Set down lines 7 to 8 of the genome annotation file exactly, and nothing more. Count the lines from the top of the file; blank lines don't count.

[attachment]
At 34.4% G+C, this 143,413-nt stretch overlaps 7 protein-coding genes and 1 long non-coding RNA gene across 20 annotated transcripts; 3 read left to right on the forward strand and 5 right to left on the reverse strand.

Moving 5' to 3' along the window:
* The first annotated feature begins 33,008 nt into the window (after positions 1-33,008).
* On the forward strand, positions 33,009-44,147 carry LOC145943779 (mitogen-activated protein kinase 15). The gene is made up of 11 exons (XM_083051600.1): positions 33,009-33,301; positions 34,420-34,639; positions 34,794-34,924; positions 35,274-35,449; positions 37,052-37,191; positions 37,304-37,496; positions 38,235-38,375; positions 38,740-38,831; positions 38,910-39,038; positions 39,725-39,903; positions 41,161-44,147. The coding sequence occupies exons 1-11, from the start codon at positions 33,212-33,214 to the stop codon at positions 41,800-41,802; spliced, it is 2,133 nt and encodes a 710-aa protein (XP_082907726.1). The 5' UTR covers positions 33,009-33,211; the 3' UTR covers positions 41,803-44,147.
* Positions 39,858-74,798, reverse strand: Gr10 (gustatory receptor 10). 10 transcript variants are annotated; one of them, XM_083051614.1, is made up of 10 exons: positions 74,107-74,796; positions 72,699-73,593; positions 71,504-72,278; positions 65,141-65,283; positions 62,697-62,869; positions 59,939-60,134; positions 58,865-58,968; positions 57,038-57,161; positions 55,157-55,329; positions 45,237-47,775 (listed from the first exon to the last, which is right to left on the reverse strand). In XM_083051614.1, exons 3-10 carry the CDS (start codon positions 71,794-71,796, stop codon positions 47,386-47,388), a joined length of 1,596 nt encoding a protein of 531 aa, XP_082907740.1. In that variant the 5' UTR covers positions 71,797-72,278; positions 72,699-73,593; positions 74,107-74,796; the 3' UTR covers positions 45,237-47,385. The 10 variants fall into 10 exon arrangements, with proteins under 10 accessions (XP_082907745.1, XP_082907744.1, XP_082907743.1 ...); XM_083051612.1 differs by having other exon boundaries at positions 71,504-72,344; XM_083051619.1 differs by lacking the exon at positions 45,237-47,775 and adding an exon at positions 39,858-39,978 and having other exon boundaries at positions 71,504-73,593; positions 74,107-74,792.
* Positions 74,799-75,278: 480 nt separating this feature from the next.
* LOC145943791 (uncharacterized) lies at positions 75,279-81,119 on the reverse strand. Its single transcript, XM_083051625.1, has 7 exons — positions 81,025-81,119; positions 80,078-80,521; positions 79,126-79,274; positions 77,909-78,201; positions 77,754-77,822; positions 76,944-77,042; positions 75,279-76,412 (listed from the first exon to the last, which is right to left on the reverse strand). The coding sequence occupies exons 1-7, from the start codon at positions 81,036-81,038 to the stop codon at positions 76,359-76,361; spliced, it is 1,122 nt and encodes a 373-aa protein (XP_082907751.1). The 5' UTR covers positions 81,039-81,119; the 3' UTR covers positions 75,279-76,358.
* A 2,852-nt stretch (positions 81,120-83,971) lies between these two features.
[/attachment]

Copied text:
* LOC145943791 (uncharacterized) lies at positions 75,279-81,119 on the reverse strand. Its single transcript, XM_083051625.1, has 7 exons — positions 81,025-81,119; positions 80,078-80,521; positions 79,126-79,274; positions 77,909-78,201; positions 77,754-77,822; positions 76,944-77,042; positions 75,279-76,412 (listed from the first exon to the last, which is right to left on the reverse strand). The coding sequence occupies exons 1-7, from the start codon at positions 81,036-81,038 to the stop codon at positions 76,359-76,361; spliced, it is 1,122 nt and encodes a 373-aa protein (XP_082907751.1). The 5' UTR covers positions 81,039-81,119; the 3' UTR covers positions 75,279-76,358.
* A 2,852-nt stretch (positions 81,120-83,971) lies between these two features.